There is a moment between the solstice and the New Year when nature seems to pause and let out a deep breath. In some years this pause is full of stormy rains and frosty nights. This year it has been mild and very dry, worrisome for those of us who have lived through California’s big drought cycles. Fall blooming plants like pineapple sage and lion’s tail are still standing with their last flowers, while early spring blooming plants like our rock roses and tea trees are well started. The year has turned seamlessly from one flowering season to the next.
I have been stocking up on fava bean seeds and garlic sets to begin two new classes, one for children and one for adults, as the city continues to experience a rising wave of people who want to grow food at home. And in this moment of quiet before the storm of a new spring and new students, I have a moment to wonder... why? What is it about the magic of gardening that finds me on my knees in freezing mud weeding oxalis as each new year starts?
Gardens like GFE nourish people who are hungry. I'm not talking about dinner, but about our soul hungers; for the wild, for rich living dirt, for crazy beauty. Our culture restricts us more and more to two dimensions (“sent from my iPad’), but a garden can expand us back into ourselves, the smell of crushed thyme, the bright cries of a flock of bushtits in the butterfly bush, the rhythm of lifting and turning living soil.
As city dwellers it always comes as a surprise that there are springs and creeks below our pavement, and old watersheds under our streets. The scrubby chaparral and occasional creek beds with oak and willow, along with shifting or grassy sand dunes are a memory for historians. But islands of original Franciscan habitat still exist, in Glen Canyon and on Twin Peaks for example. Dedicated biologists and nature lovers are protecting and trying to expand these wild places. The native hillside at GFE is a welcoming expanse of cover, nectar, forage and nesting sites. When our native shrubs are blooming, they are full of a busy and varied population of pollinators, native and exotic, taking full advantage of our offering. In the early mornings, foraging wild birds quarrel in our beds and pathways. And the mulch has been turned up where a raccoon family dined. A red-tailed hawk perches in the Monterey cypress reviewing her opportunities at the top of the food chain. We nourish ourselves by being good watershed stewards.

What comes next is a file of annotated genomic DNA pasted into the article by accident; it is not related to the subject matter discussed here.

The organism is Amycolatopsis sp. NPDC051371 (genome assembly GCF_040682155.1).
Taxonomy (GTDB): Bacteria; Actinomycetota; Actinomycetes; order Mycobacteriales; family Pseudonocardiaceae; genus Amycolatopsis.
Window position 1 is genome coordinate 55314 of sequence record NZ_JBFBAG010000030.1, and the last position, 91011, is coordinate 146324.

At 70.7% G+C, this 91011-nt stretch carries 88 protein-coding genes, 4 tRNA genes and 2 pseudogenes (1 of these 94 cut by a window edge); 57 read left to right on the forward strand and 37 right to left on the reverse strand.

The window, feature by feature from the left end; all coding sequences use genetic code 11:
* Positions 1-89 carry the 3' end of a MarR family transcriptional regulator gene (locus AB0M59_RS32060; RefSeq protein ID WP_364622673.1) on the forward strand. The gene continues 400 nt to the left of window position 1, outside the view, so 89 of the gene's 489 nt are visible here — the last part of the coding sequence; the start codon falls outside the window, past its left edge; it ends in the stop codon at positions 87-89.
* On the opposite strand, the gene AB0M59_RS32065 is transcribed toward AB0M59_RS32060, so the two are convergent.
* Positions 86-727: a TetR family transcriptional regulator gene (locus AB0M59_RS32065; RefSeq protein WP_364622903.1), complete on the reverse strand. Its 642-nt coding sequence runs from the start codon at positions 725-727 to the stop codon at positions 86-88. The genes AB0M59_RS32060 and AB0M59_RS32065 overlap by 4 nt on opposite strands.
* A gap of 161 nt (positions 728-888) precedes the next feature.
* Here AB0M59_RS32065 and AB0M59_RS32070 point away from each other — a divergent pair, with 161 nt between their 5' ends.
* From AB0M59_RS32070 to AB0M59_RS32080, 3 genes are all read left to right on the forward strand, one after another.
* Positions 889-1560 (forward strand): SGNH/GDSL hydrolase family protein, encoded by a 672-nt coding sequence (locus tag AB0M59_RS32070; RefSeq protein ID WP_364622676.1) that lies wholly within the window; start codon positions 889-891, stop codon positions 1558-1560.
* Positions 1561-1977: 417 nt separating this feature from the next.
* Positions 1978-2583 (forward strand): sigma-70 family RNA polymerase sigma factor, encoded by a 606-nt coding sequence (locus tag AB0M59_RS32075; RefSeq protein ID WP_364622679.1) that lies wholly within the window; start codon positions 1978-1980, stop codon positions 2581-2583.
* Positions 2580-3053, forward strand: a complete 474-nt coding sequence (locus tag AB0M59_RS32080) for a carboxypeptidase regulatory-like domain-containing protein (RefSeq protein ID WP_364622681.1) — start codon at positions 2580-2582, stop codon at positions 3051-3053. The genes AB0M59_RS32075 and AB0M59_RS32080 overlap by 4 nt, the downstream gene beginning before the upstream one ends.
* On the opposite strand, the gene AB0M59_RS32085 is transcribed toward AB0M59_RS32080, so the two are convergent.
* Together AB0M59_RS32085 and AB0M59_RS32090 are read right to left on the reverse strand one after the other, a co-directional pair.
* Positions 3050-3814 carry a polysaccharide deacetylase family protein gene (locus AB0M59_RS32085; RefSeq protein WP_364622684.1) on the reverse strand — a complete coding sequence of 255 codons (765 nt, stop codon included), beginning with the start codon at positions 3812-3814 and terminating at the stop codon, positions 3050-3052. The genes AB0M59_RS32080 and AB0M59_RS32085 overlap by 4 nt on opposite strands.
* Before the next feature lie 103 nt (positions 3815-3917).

In addition to the wildness beneath our feet and over our heads, a garden like GFE can reconnect us to the simple natural cycles that sustain our daily lives, and the earth that grows our food, swallows our debris, and transforms it into new fertility. When the school kids create a huge salad from our vegetable beds or make kale wraps; when we open the compost pile and fragrant steam rises in the cold air; when adult students see sleek purple potatoes roll out of a shovelful of crumbly soil, we have closed the loop of nature. We nourish ourselves by being good stewards of our food shed.
Almost every week, I see someone walk into the garden and let out a deep sigh. Sometimes they approach me with wide eyes and say “it's so beautiful.” This is not because of us, with our uneven weeding, our excellent demonstration of every pest and disease seasonally, our overall careless love. This is because of the beauty and bounty of nature herself. She rewards us with double handfuls of outrageous beauty just for having the right plant in the right place. Our garden plants want to shine and bloom and attract. They evolved these flowers, and colors, and fragrances over millennia, trying to get our attention and love and hunger. And they have succeeded. There is something about the beauty of a mature garden bed, where texture and color get lost in the abundant, magical tangle of life's explosion and the human heart opens to something nourishing... is it hope? Wonder? Reverence? Whatever you choose to call it, it is something we need more of. When we make a beautiful garden together, we have been good stewards of our soul shed.